Cocoa arrived in the British Isles in the 1650s, which was more or less at the same time as coffee. With Cromwell’s forces Britain took over the control of Jamaica from the Spanish. At the time cacao plantations were already flourishing there, and these became the main source of British chocolate.

The story goes that the first person to dissolve cocoa in milk was the British medical doctor and avid collector, Sir Hans Sloane. As a young man, he was stationed as a doctor in Jamaica where he collected the very chocolate plant that Carl Linnaeus used to give chocolate its scientific name. Hans Sloane, also a clever businessman, later sold the idea to the Cadbury family. Hans Sloane’s collections later founded the British Museum, and his chocolate specimen can be seen on display in the Darwin Centre in the Natural History Museum in London.

What a cocoa bean is made of

Flowers of Theobroma cacao (Image: Wolfgang Stuppy)
Cocoa beans possess 45-53.2% fat in the form of cocoa butter (also known as theobroma oil) which is made up of a variety of fatty acids.

Cocoa beans contain up to10% of phenols and flavenoids which are antioxidants potentially inhibiting cancer or cardiovascular diseases, as well as potassium, magnesium, calcium and iron. Additionally, they contain 1-3% theobromine and caffeine, alkaloids that stimulate the central nervous system. Caffeine has a positive effect on mental alertness, for instance when taken in caffeinated drinks.

The ingredients for chocolate – cocoa powder and cocoa butter (solids) – are prepared from fermented and roasted cocoa seeds. A typical bar of milk chocolate contains around 15% cocoa liquor and 20% cocoa powder. The distinctive flavour of chocolate develops during the fermentation process.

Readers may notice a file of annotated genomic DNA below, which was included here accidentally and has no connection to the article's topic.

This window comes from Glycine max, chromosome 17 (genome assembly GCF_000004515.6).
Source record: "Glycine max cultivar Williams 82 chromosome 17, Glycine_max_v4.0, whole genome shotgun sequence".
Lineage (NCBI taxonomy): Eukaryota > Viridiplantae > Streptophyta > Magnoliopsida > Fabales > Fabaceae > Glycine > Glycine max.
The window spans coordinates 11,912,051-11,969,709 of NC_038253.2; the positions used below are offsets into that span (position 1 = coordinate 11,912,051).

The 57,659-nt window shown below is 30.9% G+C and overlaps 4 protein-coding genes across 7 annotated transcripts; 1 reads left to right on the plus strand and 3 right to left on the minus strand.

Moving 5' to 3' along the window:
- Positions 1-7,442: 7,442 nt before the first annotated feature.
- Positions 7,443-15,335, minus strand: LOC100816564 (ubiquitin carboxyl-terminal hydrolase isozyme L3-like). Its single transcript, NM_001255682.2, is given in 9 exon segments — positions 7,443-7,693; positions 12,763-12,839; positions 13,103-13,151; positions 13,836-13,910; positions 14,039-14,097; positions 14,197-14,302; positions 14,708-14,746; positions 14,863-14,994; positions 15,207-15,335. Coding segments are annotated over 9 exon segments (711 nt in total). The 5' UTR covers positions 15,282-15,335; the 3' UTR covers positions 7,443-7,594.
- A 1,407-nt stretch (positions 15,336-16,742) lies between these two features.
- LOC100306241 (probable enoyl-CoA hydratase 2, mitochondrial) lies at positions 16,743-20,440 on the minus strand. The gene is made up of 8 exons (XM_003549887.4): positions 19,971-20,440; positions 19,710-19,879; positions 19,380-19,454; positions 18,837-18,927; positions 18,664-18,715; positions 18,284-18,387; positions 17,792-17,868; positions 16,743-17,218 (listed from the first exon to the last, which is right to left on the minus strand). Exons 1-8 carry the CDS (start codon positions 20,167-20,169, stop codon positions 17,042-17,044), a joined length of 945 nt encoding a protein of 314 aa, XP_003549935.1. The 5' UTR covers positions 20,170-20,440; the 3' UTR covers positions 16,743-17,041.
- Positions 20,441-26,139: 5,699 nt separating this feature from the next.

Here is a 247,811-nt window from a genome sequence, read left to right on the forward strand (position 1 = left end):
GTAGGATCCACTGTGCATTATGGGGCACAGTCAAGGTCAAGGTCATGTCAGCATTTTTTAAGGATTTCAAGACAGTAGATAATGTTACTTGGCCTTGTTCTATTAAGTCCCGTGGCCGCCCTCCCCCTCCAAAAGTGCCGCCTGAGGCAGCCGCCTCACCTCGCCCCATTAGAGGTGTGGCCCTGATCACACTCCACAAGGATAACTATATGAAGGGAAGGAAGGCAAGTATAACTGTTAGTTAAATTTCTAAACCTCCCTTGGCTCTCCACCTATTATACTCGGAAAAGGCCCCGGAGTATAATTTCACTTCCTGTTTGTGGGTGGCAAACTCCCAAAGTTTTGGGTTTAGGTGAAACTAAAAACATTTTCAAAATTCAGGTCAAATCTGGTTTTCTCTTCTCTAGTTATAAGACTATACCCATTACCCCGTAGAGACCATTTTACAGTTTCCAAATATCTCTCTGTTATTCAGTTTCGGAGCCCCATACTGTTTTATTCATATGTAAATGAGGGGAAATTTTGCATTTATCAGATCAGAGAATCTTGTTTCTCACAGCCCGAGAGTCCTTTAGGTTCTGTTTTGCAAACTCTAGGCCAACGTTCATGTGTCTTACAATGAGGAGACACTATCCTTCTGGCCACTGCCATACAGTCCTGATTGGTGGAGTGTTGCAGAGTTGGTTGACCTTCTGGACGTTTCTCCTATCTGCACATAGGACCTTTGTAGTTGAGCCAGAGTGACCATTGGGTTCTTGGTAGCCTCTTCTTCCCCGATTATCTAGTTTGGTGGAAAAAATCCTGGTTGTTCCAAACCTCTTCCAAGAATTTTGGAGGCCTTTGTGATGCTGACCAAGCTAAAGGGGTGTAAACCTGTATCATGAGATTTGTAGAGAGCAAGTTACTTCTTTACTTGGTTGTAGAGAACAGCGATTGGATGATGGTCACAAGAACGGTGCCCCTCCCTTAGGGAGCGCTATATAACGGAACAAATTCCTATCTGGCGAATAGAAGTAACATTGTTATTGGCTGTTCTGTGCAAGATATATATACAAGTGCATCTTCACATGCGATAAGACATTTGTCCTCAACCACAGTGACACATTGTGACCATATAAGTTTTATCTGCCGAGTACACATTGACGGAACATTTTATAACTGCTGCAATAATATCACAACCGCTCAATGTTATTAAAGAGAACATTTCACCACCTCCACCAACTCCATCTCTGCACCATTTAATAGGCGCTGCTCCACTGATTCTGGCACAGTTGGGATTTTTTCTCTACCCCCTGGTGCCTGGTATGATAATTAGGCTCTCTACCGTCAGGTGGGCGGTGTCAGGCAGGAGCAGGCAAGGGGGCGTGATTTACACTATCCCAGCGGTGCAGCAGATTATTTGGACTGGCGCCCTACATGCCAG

Alternative to peat mulch

The crushed shells of cocoa beans are used as an alternative to peat mulch. Mulches are layered on to the soil surface to suppress weeds, conserve moisture, improve its visual appearance and minimize erosion. Not only does this make good use of cocoa-shell, which is a by-product of the chocolate industry, but it also helps reduce the use of peat.

Peat bogs are important sites for wildlife and also help to protect the earth from global warming. In Great Britain, over 94% of the 69,700 hectares of peat bogs have been damaged or destroyed. Most of this damage has occurred in the last 50 or so years, since the promotion of large-scale use of peat for the horticultural industry, which now discourages this.

Known hazards

Cocoa is known to have minor or moderate interactions with certain drugs, and it may cause adverse reactions when eaten or applied to the skin. Chocolate is considered a delicacy for humans, but cocoa solids contain the alkaloid theobromine, which is toxic to pets such as cats and dogs. Excessive amounts of chocolate and cocoa may be harmful during pregnancy and breastfeeding.

Millennium Seed Bank: Seed storage

Theobroma cacao dried specimen collected in Bahia.